Why Women Will Own the World’s Wealth

imagesWomen are a powerful group–and despite what certain bloggers say–that includes those who marry and raise kids. Today, women control almost 3/4 of America’s wealth, about $19 trillion from inherited and earned assets. Women are gathering assets by working, marrying and inheriting.

The question that needs to be asked is–not whether you stay at home, or follow your dreams to a high powered career–but can you handle being in control of the world’s wealth?

In the 1960s, my Dad drove a black VW Beetle to work — our only car. Mom shared coffee with neighborhood moms after the kids walked to school. Later, Mom cleaned house and hung our laundry outside to dry. Our clothes and sheets smelled delicious, like a spring breeze. My Dad handled the checkbook, banking, and the business.

Many women from Mom’s generation have zero financial experience when they find themselves suddenly alone. It can happen to younger women, too. Take my close friend whose husband died of a stroke. She found herself a single mom at 47. She had never paid a bill, didn’t know how to write a check, or which bank they used. Her husband had been a day-trader in commodities. During the months it took her to unravel the mysteries of their finances, she and her daughter could have been completely wiped out by not knowing where or what they were invested in.

On the flip side, many women are very financially savvy and they make the investment decisions early on. I know a doctor’s wife who handles their medical office bookkeeping and has taken extensive courses in investing. Her husband is the one that doesn’t have a clue about banking or investing.

We need to face the fact that we will be in charge of our finances — if not now, then in the future. How prepared and knowledgeable are you? Do you have any idea how much money you need to send your children to college? Even though it may seem like an eternity away, do you know how much money you need to retire comfortably?

Close your eyes, take a deep breath and picture your life twenty years from today. Do you want to travel, spend time with your family, or read a book on the beach? Write down what your perfect retirement looks like. This is the first step in taking charge of your financial future.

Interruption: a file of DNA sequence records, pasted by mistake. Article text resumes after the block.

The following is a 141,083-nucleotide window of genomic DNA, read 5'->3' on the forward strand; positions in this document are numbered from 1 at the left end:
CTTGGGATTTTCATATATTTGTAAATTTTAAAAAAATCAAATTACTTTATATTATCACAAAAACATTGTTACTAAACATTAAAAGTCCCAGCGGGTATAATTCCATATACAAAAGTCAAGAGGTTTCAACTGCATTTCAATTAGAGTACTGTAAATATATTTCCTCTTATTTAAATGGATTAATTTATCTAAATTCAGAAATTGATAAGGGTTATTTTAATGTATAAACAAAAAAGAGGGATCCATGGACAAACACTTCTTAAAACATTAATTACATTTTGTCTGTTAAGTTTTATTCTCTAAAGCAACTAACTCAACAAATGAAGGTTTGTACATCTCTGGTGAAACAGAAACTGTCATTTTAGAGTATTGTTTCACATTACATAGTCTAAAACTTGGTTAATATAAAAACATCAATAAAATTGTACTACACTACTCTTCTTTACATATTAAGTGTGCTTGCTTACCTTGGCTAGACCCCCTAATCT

Don’t be afraid by how much you don’t know. Start with what you do know and what you desire. To learn more you can read a financial article daily, meet with an advisor, and be an active participant in your financial life. Remember, we women will end of up with the wealth. Let’s be prepared.

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10 Terms to Test Your Investment IQ

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I know you’ve heard them talked about and mentioned a million times. But, do you know what they mean? How many of these ten financial terms can you can define:

Equity,

Bond,

Yield,

Risk,

Mutual Fund,

ETF,

Dividend,

Asset Allocation,

Blue Chip,

and DOW.

imagesIf we women are going to own the world, then we better know what we’re talking about. How many times have you listened to a financial advisor and your eyes glaze over? Is it because financial professionals take for granted that you have knowledge that you don’t have? Is it their jargon? Or, are they are just plain boring!

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Take a moment to quiz yourself. FYI, the answers are right here:

Ten Investment Terms

Equity  — stock, ownership in a company.

Bond — Unlike a stock, where you are an owner in a company, with a bond, you lend money to a corporation, municipality or government agency.  In return, you will be paid back your money plus interest.

Yield — This term is often found to be confusing.  There are several types of yield, but the basic definition is the income return you’ll receive on an investment.

Risk — The more risk you take, the higher your chance of reward and vice versa. There are many different types of risk including company, market, inflationary, reinvestment risk, etc.

Mutual Fund –  A pool of money that is collected from many investors and invested in stocks, bonds, options, commodities or money market securities.

ETF  — Exchange Traded Fund (ETF) is an investment traded much like stock on the exchanges.  An ETF closely mimics an index, such as a stock or bond index.  (SPDR is an example that follows the S&P 500.)

Dividend — Corporate profits paid to shareholders of common and preferred stock.

Asset Allocation — Diversifying your investments across different assets (cash, stocks, and bonds) to protect against volatility.

Blue Chip — Large, well known companies that have performed well over a long period of time.

DOW — The Dow Jones Industrial Average known as the “DOW” is a compilation of 30 blue chip companies, that gives a snapshot of how the overall market is doing at a particular time.

How did you score?

0 to 3  financial flounder

4 to 7 fiscally efficient

8 – 10 financial wizard

imgresHere’s a link to a great article on planning and saving for college education.